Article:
Taxation Reforms and Changes in Revenue Assignments in China
AbstractThe value-added tax (VAT) in China has the unusual feature that capital goods are included in the VAT base. In addition, most services are subject to the business tax, which is not creditable against VAT, but which accrues to local governments, and operates as a turnover tax. On grounds of economic efficiency, it would be desirable to eliminate these distortions so that domestic producers are not increasingly placed at a disadvantage as China dismantles tariff and nontariff barriers on competing goods. Reforming indirect taxation would however generate considerable revenue losses for local governments and, in the absence of any compensatory mechanisms, there would be significant impediments to the needed reforms. This paper focuses on the extent of revenue losses, their distribution across provinces, and possible options for compensation.
Download InfoIf you experience problems downloading a file, check if you have the proper application to view it first. In case of further problems read the IDEAS help page. Note that these files are not on the IDEAS site. Please be patient as the files may be large.
Bibliographic InfoPaper provided by International Monetary Fund in its series IMF Working Papers with number 04/125.
Date of creation: 01 Jul 2004
Date of revision:
Contact details of provider:
Postal: International Monetary Fund, Washington, DC USA
Phone: (202) 623-7000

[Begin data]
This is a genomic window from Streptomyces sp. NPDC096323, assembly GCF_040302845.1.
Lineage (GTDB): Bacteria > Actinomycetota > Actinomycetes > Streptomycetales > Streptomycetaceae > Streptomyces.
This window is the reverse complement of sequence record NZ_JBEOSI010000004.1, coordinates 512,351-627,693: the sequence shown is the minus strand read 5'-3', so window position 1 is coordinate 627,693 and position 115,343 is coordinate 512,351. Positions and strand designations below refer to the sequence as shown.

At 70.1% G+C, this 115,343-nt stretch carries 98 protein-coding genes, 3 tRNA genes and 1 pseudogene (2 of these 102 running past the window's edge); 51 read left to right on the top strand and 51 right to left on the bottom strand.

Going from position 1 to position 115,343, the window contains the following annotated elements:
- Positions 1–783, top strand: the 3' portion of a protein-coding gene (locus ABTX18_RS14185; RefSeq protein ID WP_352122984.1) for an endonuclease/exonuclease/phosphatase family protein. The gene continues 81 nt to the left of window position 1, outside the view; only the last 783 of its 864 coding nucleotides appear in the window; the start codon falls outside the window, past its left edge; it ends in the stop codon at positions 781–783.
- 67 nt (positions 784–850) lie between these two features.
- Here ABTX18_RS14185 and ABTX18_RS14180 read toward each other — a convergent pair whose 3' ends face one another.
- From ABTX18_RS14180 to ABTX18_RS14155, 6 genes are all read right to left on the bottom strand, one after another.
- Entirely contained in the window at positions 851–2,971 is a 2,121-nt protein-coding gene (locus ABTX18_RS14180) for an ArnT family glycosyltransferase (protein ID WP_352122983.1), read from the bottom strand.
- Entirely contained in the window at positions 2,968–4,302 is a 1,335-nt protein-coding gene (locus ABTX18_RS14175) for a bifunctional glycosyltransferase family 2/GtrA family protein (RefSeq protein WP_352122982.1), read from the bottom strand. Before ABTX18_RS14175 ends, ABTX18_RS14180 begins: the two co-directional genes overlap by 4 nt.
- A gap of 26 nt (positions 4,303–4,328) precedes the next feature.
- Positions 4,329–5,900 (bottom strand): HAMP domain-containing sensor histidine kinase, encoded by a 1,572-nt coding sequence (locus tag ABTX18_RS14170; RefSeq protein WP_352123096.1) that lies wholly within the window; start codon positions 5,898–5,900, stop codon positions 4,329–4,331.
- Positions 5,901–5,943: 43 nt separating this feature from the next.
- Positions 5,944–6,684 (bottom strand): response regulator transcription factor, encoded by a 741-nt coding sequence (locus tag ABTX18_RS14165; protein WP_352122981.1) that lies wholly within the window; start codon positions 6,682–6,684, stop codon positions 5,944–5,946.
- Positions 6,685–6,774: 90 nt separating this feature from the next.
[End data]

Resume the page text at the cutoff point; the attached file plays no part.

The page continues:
Fax: (202) 623-4661
Web page: http://www.imf.org/external/pubind.htm
More information through EDIRC
This paper has been announced in the following NEP Reports:
- NEP-ALL-2005-10-22 (All new papers)
- NEP-DEV-2005-10-22 (Development)
- NEP-FIN-2005-10-22 (Finance)
- NEP-PBE-2005-10-22 (Public Economics)
- NEP-PUB-2005-10-22 (Public Finance)
- NEP-SEA-2005-10-22 (South East Asia)
- NEP-TRA-2005-10-22 (Transition Economics)
You can help add them by filling out this form.
CitEc Project, subscribe to its RSS feed for this item.
- Fraschini, Angela, 2006. "Fiscal federalism in big developing countries: China and India," POLIS Working Papers 60, Institute of Public Policy and Public Choice - POLIS.
- Christine C.P. Wong & Richard M. Bird, 2005.
"China?s Fiscal System: A Work in Progress,"
International Tax Program Papers
0515, International Tax Program, Institute for International Business, Joseph L. Rotman School of Management, University of Toronto.
- Richard Bird & Christine C.P.Wong, 2005. "China's Fiscal System: A Work in Progress," International Center for Public Policy Working Paper Series, at AYSPS, GSU paper0520, International Center for Public Policy, Andrew Young School of Policy Studies, Georgia State University.
- Hashimzade, Nigar & Huang, Zhanyi & Myles, Gareth D., 2010. "Tax fraud by firms and optimal auditing," International Review of Law and Economics, Elsevier, vol. 30(1), pages 10-17, March.
- Era Dabla-Norris, 2005. "Issues in Intergovernmental Fiscal Relations in China," IMF Working Papers 05/30, International Monetary Fund.
- Ahmad, Ehtisham, 2011. "Should China revisit the 1994 fiscal reforms?," Discussion Papers 115922, University of Bonn, Center for Development Research (ZEF).
For technical questions regarding this item, or to correct its authors, title, abstract, bibliographic or download information, contact: (Jim Beardow) or (Hassan Zaidi).
If references are entirely missing, you can add them using this form.